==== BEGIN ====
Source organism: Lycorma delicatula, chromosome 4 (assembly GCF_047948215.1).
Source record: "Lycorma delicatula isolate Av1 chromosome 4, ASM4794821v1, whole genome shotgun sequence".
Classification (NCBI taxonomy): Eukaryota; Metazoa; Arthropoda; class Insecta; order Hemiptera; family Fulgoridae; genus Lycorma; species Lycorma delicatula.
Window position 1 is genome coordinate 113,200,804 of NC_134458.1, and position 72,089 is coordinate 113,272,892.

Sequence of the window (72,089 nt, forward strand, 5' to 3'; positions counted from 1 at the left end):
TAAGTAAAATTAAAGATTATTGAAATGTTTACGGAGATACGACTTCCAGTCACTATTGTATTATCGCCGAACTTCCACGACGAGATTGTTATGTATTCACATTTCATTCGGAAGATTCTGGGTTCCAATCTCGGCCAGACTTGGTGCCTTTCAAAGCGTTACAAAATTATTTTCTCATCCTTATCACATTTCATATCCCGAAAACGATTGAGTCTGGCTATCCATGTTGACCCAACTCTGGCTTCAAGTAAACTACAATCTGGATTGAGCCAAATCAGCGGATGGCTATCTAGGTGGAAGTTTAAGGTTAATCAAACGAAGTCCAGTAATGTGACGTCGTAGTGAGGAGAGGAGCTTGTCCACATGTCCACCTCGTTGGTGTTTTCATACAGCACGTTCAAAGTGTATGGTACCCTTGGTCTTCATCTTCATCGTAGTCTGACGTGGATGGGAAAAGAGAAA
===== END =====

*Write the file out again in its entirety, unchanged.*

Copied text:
Source organism: Lycorma delicatula, chromosome 4 (assembly GCF_047948215.1).
Source record: "Lycorma delicatula isolate Av1 chromosome 4, ASM4794821v1, whole genome shotgun sequence".
Classification (NCBI taxonomy): Eukaryota; Metazoa; Arthropoda; class Insecta; order Hemiptera; family Fulgoridae; genus Lycorma; species Lycorma delicatula.
Window position 1 is genome coordinate 113,200,804 of NC_134458.1, and position 72,089 is coordinate 113,272,892.

Sequence of the window (72,089 nt, forward strand, 5' to 3'; positions counted from 1 at the left end):
TAAGTAAAATTAAAGATTATTGAAATGTTTACGGAGATACGACTTCCAGTCACTATTGTATTATCGCCGAACTTCCACGACGAGATTGTTATGTATTCACATTTCATTCGGAAGATTCTGGGTTCCAATCTCGGCCAGACTTGGTGCCTTTCAAAGCGTTACAAAATTATTTTCTCATCCTTATCACATTTCATATCCCGAAAACGATTGAGTCTGGCTATCCATGTTGACCCAACTCTGGCTTCAAGTAAACTACAATCTGGATTGAGCCAAATCAGCGGATGGCTATCTAGGTGGAAGTTTAAGGTTAATCAAACGAAGTCCAGTAATGTGACGTCGTAGTGAGGAGAGGAGCTTGTCCACATGTCCACCTCGTTGGTGTTTTCATACAGCACGTTCAAAGTGTATGGTACCCTTGGTCTTCATCTTCATCGTAGTCTGACGTGGATGGGAAAAGAGAAA